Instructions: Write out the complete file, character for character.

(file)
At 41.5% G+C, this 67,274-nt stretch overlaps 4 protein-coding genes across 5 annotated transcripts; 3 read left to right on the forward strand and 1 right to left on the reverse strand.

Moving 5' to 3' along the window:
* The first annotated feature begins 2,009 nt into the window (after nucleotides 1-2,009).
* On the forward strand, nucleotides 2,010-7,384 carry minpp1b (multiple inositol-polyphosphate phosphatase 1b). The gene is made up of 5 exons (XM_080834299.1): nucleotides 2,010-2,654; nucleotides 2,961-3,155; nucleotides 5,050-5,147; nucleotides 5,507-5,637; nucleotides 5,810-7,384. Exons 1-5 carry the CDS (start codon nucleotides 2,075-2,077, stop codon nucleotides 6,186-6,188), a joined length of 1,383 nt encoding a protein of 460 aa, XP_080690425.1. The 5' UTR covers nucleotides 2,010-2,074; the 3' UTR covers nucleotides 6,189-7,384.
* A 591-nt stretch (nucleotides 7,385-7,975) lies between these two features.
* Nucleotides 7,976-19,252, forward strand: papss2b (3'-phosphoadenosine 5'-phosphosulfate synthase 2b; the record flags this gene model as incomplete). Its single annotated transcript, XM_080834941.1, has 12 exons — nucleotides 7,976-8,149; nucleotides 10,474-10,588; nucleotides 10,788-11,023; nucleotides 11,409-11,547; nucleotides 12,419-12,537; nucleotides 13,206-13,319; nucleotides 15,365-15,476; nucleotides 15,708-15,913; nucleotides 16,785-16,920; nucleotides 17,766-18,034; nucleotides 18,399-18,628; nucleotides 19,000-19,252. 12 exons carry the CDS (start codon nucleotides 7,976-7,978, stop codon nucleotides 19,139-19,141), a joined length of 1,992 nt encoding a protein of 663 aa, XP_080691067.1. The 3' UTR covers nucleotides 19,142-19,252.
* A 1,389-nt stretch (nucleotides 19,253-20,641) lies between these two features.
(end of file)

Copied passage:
At 41.5% G+C, this 67,274-nt stretch overlaps 4 protein-coding genes across 5 annotated transcripts; 3 read left to right on the forward strand and 1 right to left on the reverse strand.

Moving 5' to 3' along the window:
* The first annotated feature begins 2,009 nt into the window (after nucleotides 1-2,009).
* On the forward strand, nucleotides 2,010-7,384 carry minpp1b (multiple inositol-polyphosphate phosphatase 1b). The gene is made up of 5 exons (XM_080834299.1): nucleotides 2,010-2,654; nucleotides 2,961-3,155; nucleotides 5,050-5,147; nucleotides 5,507-5,637; nucleotides 5,810-7,384. Exons 1-5 carry the CDS (start codon nucleotides 2,075-2,077, stop codon nucleotides 6,186-6,188), a joined length of 1,383 nt encoding a protein of 460 aa, XP_080690425.1. The 5' UTR covers nucleotides 2,010-2,074; the 3' UTR covers nucleotides 6,189-7,384.
* A 591-nt stretch (nucleotides 7,385-7,975) lies between these two features.
* Nucleotides 7,976-19,252, forward strand: papss2b (3'-phosphoadenosine 5'-phosphosulfate synthase 2b; the record flags this gene model as incomplete). Its single annotated transcript, XM_080834941.1, has 12 exons — nucleotides 7,976-8,149; nucleotides 10,474-10,588; nucleotides 10,788-11,023; nucleotides 11,409-11,547; nucleotides 12,419-12,537; nucleotides 13,206-13,319; nucleotides 15,365-15,476; nucleotides 15,708-15,913; nucleotides 16,785-16,920; nucleotides 17,766-18,034; nucleotides 18,399-18,628; nucleotides 19,000-19,252. 12 exons carry the CDS (start codon nucleotides 7,976-7,978, stop codon nucleotides 19,139-19,141), a joined length of 1,992 nt encoding a protein of 663 aa, XP_080691067.1. The 3' UTR covers nucleotides 19,142-19,252.
* A 1,389-nt stretch (nucleotides 19,253-20,641) lies between these two features.